Conocimientos en nutrición y metabolismo


Metabolic programming and early nutrition.

Ramakrishna Swami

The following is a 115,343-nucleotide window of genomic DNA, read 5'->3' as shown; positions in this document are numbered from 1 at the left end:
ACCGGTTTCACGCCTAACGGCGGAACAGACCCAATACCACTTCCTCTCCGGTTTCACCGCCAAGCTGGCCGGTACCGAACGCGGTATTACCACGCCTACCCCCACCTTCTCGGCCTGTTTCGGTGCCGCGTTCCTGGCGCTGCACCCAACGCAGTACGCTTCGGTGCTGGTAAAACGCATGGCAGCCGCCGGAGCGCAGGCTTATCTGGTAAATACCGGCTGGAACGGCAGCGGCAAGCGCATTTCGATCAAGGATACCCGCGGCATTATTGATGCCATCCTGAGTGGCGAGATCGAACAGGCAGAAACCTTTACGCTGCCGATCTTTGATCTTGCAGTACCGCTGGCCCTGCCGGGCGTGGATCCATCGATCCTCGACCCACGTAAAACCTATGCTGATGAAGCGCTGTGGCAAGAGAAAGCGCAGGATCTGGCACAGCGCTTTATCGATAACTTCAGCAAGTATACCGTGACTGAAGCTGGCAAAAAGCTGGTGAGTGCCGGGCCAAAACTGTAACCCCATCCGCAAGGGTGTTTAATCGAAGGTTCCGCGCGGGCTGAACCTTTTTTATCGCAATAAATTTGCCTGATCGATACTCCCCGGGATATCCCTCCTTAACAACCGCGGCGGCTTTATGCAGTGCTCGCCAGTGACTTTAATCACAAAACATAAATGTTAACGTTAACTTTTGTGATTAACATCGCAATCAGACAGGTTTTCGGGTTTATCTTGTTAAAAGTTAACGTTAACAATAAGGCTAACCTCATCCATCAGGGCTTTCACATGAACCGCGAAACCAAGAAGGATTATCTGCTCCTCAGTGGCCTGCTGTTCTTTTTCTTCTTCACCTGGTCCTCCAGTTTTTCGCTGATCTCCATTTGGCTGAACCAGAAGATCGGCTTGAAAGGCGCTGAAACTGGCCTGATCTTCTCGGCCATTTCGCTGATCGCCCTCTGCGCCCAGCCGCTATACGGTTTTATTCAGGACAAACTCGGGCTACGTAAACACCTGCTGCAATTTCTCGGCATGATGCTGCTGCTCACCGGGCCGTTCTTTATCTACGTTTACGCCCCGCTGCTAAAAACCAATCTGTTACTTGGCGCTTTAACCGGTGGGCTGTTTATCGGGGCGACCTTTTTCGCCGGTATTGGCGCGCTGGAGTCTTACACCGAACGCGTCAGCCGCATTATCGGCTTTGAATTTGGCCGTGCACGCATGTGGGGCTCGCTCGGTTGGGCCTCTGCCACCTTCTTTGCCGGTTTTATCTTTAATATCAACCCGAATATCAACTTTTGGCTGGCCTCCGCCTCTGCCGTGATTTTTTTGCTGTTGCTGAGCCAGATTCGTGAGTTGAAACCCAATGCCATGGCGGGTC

Recent studies on the early programming of adult metabolic disease have shed light on the molecular effects of early environment on long-term health. Studies on the placental interface, maternal nutrition, oxygen exposure, hazardous events, and infection are included, as are studies examining the roles of intrauterine food availability and the early postnatal environment. The epidemiological evidence for the programming of metabolic disease will be examined in this review, along with an overview of the numerous research that has used animals to simulate the results of metabolic phenotypic outcomes. Evidence supporting the suggested molecular pathways and the possibility of intervention will also be covered. Fasting hyperglycaemia, impaired fasting glucose, impaired glucose tolerance, central obesity, systemic inflammation, hypertension, decreased HDL cholesterol, and raised triglycerides are only a few of the symptoms that make up the metabolic syndrome. There is no disputing the widespread nature of the metabolic syndrome, with prevalence in the US estimated at 25% of the population, despite some controversy over causality and the proportional weight given to each of these criteria in the formal classification of the condition.